Date of Award


Document Type


Degree Name

Doctor of Philosophy (PhD)


Educational Leadership, Research and Counseling

First Advisor

Charles Teddlie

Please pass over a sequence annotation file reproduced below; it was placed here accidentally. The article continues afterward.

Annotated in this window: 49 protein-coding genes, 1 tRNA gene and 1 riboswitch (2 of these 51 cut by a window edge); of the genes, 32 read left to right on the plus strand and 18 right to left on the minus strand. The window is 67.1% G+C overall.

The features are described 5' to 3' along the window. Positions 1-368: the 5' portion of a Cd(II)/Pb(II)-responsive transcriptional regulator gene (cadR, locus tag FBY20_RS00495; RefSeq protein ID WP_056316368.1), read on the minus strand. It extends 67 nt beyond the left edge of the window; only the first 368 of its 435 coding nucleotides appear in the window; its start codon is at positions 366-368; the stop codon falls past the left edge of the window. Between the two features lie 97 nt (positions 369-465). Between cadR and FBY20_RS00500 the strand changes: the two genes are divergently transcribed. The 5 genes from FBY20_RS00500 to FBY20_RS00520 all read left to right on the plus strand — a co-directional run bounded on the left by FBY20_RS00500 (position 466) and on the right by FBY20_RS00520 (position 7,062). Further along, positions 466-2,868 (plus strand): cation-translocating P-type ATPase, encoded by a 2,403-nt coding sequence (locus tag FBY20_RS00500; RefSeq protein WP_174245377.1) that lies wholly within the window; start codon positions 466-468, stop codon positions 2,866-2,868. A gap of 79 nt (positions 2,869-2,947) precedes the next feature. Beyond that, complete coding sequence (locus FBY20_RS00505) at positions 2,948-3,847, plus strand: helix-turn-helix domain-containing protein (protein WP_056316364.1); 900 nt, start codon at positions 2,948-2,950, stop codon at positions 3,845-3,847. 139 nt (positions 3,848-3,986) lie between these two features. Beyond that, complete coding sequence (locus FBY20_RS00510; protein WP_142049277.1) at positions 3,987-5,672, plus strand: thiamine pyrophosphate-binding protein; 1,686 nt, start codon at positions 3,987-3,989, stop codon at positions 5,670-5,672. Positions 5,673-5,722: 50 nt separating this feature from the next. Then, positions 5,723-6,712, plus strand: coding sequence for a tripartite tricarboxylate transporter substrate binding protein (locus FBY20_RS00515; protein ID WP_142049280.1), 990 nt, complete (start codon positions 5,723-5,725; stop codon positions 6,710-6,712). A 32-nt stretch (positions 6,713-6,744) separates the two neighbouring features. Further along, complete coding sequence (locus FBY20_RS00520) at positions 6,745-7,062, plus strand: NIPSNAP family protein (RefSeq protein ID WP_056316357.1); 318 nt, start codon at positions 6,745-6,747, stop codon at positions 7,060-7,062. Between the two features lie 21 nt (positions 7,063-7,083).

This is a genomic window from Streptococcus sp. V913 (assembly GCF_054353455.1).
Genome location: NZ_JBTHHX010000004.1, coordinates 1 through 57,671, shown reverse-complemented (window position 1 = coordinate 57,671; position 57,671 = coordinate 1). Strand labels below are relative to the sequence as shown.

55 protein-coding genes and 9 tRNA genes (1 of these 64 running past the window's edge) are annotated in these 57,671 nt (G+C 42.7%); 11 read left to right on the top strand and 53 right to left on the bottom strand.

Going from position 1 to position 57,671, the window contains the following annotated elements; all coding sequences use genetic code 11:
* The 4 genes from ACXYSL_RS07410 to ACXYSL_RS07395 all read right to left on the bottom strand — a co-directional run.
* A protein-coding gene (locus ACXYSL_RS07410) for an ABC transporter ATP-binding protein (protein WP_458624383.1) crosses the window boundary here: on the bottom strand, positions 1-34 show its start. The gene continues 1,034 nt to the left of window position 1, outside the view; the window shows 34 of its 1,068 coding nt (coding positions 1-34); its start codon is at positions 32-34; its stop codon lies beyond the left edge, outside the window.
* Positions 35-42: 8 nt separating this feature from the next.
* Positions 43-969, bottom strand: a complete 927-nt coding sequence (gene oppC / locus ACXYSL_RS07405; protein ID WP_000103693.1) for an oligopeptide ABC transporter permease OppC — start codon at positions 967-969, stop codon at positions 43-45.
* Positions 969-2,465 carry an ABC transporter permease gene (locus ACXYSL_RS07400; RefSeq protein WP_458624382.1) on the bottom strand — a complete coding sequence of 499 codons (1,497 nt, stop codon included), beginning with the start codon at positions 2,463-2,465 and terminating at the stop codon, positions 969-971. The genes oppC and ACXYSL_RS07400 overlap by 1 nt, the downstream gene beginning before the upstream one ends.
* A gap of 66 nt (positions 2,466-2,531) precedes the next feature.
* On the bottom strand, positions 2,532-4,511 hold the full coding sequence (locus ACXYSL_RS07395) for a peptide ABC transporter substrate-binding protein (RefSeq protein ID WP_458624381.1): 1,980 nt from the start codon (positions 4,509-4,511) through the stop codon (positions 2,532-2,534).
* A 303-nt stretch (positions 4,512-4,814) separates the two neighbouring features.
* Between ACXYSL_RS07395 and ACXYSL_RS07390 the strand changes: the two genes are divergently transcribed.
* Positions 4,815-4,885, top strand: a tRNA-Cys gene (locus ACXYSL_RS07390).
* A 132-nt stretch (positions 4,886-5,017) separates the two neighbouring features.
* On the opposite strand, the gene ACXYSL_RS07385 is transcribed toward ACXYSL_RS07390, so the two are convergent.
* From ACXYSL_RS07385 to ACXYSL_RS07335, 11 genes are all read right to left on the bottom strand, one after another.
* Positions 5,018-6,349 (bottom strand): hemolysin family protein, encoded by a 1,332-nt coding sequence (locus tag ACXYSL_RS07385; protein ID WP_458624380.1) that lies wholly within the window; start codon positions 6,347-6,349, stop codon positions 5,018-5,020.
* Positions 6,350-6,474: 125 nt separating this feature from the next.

This study investigated both the effect of alternating criterion-referenced tests (CRT) with norm-referenced tests (NRT) in evaluating schools and whether mean scores were masking poor delivery of educational services to low achievers in such evaluations. The sample included 242 Louisiana public elementary schools (18,000 third graders tested in 1989). The study employed ten separate multiple regression models, each producing studentized residuals used as school effectiveness indicators (SEIs). The independent variables for all models were student's free lunch status, mother's educational level, and father's employment level. The dependent variables were school mean and lower quartile scores for CRT language arts and mathematics tests, and NRT reading, language, and mathematics tests. The study used SEIs to classify schools as effective, average, or ineffective. It classified each school according to ten different models using $\pm$1.00 standard error units (se) as the a priori decision criteria; it subsequently classified the schools again using $\pm$.674 se as the post hoc criteria. The study separately analyzed appropriate cross classification results: (1) CRT language arts & NRT language, (2) CRT language arts & NRT reading, (3) CRT mathematics & NRT mathematics, (4) CRT language arts mean & lower quartile, (5) CRT mathematics mean & lower quartile, (6) NRT language mean & lower quartile, (7) NRT reading mean & lower quartile, (8) NRT mathematics mean & lower quartile. The study tested each comparison with the kappa z-test; it measured agreement with the weighted kappa coefficient (chance-controlled agreement), the weighted agreement ratio (adjusted agreement), and the unweighted agreement ratio (absolute agreement). The study found the kappa-z tests significant beyond the.05 level. It found that magnitude measures were generally moderately consistent for CRT-NRT comparisons and high-moderately consistent for mean-quartile comparisons. The differences between kappa coefficients and agreement ratios diminished with the criteria change, suggesting the chance agreement was decreased by such change. It also found that all SEI sets demonstrated no significant relationship with the independent variables in the regression models. The study concludes that findings do not support alternating tests modes in evaluating schools, but do indicate that little mean-masking of lower quartile achievement is present. Finally, it suggests that the criteria $\pm$.440 se best controls chance agreement.